Thursday, August 6, 2015

Kid stuff.

My nephew came to visit for two weeks, and while he was here, I thought we could make some gifts for his mom and dad.

I had to think hard and do a little Google searching to find projects that were in the scope of a four-year-old's abilities and interest. I also wanted something that would be a real gift, not just a token. A project that showed creative work, was beautiful, and was useful. This is what I came up with.

For his dad, a picture frame made from leather. I did all the cutting, of course, but there's a lot for a kid to do in this project. Louis used the sponge to wet the leather so it could be stamped, and he chose the stamps himself from my collection. At first, I held the stamp (to keep the spacing even and straight) and he hit it with the mallet, but after he hit my hand a few times, we switched. I'd help him set the stamp and then he'd hold it while I used the mallet. Much less painful. I really should have thought that out better. Once the stamping was done, we let the leather rest for the day.

We continued the project the next afternoon. Louis used the swab to put a somewhat even coat of brown dye on the front and back of the leather. Once that had dried, we punched holes along the edges. Then he rubbed in the leather conditioner and put on the topcoat, doing a very nice job for a first-timer! With a little help, Louis laced the front and back pieces together with some twine. We congratulated ourselves on a job well done.  A picture of him making the frame was the perfect final touch.

For his mom, I found an online tutorial that looked too easy to be real. Dying a silk scarf with just tissue paper and water? That can't possibly be a thing, right? And to be fair, a lot depends on your tissue paper. Most of the common stuff you find nowadays is colorfast -- even the cheap stuff. I thought about using pieces of paper party streamers, but those too are made to keep their colors now. I was beginning to despair, when we found a packet of cheap cocktail parasols in the pantry. A spritz with water showed they bled like crazy! Perfect!  I removed the sticks and flattened them out. We laid out our silk (I've only read about this done with silk. Other natural fibers might work, but yield different results) and Louis sprayed it with water from a spray, getting it good and wet. Then he pressed down the colorful circles however he thought they looked best and gave everything another good spray.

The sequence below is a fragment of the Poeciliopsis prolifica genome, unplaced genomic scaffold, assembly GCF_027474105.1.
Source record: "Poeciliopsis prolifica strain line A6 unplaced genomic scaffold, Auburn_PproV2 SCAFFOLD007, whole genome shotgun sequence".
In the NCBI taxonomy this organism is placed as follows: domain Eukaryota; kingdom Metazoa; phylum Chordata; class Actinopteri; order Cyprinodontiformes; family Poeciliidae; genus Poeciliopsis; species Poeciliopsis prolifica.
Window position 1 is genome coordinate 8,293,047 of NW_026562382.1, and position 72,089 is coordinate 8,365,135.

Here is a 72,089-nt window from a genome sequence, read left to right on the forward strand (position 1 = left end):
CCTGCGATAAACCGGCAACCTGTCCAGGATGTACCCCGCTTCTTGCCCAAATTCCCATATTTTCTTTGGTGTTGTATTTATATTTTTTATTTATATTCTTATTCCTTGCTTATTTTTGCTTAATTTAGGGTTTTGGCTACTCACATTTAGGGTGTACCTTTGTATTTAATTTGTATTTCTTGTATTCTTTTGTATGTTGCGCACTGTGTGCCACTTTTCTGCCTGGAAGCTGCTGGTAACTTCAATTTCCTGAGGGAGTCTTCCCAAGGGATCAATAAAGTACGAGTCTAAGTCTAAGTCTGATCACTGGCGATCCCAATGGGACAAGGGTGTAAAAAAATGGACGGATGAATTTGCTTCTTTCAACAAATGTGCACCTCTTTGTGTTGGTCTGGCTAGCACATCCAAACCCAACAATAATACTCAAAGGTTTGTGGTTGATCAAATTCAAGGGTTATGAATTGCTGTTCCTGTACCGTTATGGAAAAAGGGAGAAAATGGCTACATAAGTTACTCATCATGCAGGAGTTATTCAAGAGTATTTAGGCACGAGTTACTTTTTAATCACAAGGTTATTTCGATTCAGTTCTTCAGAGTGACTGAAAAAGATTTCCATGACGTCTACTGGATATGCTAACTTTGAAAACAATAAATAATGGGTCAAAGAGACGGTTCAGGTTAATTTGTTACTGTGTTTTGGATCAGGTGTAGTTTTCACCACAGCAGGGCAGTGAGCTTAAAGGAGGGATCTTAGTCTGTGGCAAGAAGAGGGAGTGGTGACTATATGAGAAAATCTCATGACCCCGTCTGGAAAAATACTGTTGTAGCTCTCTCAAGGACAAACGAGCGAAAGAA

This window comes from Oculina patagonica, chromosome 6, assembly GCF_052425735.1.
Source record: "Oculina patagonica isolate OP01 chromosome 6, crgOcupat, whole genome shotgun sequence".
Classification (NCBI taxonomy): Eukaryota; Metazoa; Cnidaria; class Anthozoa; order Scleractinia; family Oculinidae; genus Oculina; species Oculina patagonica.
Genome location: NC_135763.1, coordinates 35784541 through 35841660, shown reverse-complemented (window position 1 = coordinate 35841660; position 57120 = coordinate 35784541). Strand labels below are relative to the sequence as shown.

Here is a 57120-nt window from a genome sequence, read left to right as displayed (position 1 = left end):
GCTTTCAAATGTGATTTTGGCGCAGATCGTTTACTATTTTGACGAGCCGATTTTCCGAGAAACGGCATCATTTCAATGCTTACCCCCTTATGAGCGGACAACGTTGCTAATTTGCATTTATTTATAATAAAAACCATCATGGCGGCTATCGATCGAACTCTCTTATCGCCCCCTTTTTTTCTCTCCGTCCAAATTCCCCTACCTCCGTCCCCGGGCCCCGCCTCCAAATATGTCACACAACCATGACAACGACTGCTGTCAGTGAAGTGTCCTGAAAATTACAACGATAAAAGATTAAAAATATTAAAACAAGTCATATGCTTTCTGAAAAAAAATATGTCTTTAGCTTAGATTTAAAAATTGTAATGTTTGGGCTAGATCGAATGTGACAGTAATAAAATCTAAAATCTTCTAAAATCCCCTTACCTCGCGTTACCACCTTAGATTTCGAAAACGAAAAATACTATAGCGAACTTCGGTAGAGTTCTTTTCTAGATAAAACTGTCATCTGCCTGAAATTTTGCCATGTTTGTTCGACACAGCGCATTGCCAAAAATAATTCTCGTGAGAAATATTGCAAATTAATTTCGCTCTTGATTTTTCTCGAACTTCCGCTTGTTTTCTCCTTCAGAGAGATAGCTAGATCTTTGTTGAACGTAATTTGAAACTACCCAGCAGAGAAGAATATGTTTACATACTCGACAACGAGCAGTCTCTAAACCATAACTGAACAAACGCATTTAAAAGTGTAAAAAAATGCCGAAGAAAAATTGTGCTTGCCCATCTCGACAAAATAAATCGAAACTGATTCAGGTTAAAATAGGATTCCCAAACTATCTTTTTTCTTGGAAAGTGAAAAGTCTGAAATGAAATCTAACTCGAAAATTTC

We ate dinner while the colors ran, and then I hung the silk up to dry in the sunshine, which took about ten minutes. I pressed it with a warm iron to set the colors, and we were both very pleased with the results. 

So was his mom, when she wore it to work and was mobbed with coworkers asking where she'd bought her beautiful scarf. I imagine she was very proud to say, "Oh, my four year old made this. Isn't it lovely?"

We had a great time making things together. Have you got any winning projects you've done with your kids? Share them in the comments, or give us a link so we can see! I need some ideas for when he visits again next summer!

1 comment:

  1. I've done silk scarves where you just swirl on the dye, then sprinkle salt (rock salt works best, but kosher will do) on the wet dye - each grain pulls the dye toward itself, and you get really neat designs that way. That *could* be done on a silk garment (like a chemise) as well.

    If Louis is already a leatherworking champ, there's belt and bracelet blanks available just about everywhere.